Friday, April 8, 2016

'Labels' at Theatre Royal Stratford East, 7th April 2016

Labels opens with Enoch Powell's notorious 'rivers of blood' speech, then segues through Idi Amin, Jeremy Clarkson and Donald Trump. We conclude with the infamous 1964 Conservative slogan: "If you want a nigger for a neighbour, vote Labour". The process neatly traces the skeleton of contemporary bigotry to the current day. The language shifts, the tone changes and the arguments gently morph, but the core remains the same: fear of those who're 'different'.

The show goes on to probe the infinite ways that racism manifests: sometimes blatantly, sometimes subtly. The vehicle for this is the life, family and heritage of writer/narrator Joe Sellman-Leava. He's a personable, eager-to-please sort of guy, hailing from a small village in Devon. Ordinarily that'd be a decent potted biography, yet Joe quickly explains that things aren't so simple for him.

With a white, English Mum and a Dad from India (by way of Uganda) he's frequently assailed by people inquiring where he's 'really' from. "Cheltenham?" he innocently responds, but we all know what they really mean: "You're not white. You don't look suitably English. You're an outsider. What label can I mentally file you away as?"

Joe talks us through various incidents throughout his life: being bullied in primary school by kids doing a comedy Indian accent, hearing people call him 'Paki' behind his back, strangers yelling abuse at him on the street and even getting racially abused by DMs on Tinder. We hear about his family history; his Dad forced to abandon life in Uganda after Amin decreed that Indians were exploiting hardworking Ugandans; his mother having to deal with prejudice for being in an interracial relationship and the various bigotry they've all had to deal with down the year - culminating in the family deciding to change its name from Patel to Sellman-Leava, in the hope of sidestepping discrimination.

Sounds pretty heavy right? Fortunately, Joe keeps things relatively light. In between the sobering accounts of discrimination there's decent wodges of straightforward comedy, gentle audience interaction and a moment where we all make paper planes and throw them at him. Joe's got this enviable easy-going charisma - a little bit vulnerable, a little bit sarcastic, all sincere.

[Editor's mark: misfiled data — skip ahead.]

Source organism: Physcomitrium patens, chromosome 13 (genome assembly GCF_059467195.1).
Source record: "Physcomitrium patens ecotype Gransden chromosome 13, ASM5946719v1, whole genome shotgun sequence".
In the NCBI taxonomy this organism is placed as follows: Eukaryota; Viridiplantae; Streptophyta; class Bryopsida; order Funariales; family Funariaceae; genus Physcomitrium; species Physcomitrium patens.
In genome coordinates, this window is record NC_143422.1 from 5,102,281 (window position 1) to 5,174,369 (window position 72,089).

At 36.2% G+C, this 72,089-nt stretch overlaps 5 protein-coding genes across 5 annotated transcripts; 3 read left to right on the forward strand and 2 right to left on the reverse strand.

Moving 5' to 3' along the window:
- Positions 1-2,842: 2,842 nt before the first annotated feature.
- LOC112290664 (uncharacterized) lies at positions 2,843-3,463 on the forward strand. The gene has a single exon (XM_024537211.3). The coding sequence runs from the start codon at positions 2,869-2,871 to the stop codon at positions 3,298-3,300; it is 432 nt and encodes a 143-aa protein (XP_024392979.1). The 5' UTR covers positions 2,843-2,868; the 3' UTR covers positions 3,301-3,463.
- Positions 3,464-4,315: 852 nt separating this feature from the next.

This all makes the moments of naked anger that much more visceral. Towards the closing scenes the light-heartedness is jettisoned as we explore the current, very real consequences of bigotry: gently bobbing corpses in the Mediterranean. Quoting Katie Hopkins ("Rescue boats? I’d use gunships to stop migrants. Show me pictures of coffins, show me bodies floating in water, play violins and show me skinny people looking sad. I don't care.") he launches into an impassioned diatribe about the essential stupidity of racism, asking why lives from one patch of dirt are considered worthless and lives from another exalted.

While the woes of a middle-class Devon boy are all well and good, it's here that Labels really shows its teeth. There's a humanist thread in Labels that begins in the gentle domestic anecdotes, runs through the re-enacted portrayals of racism suffered by Joe and reaches a climax with the current refugee crisis.

Okay, so Labels isn't exactly offering a mindblowingly fresh perspective on racism and bigotry, but it's precisely this kind of sincere, friendly, funny yet serious as hell show that exposes the idiocy and inherent misery of discrimination and bigotry. Concise, smart and movingly performed - it's a winner.


Labels is at the Theatre Royal Stratford East until 30 April. Tickets here.

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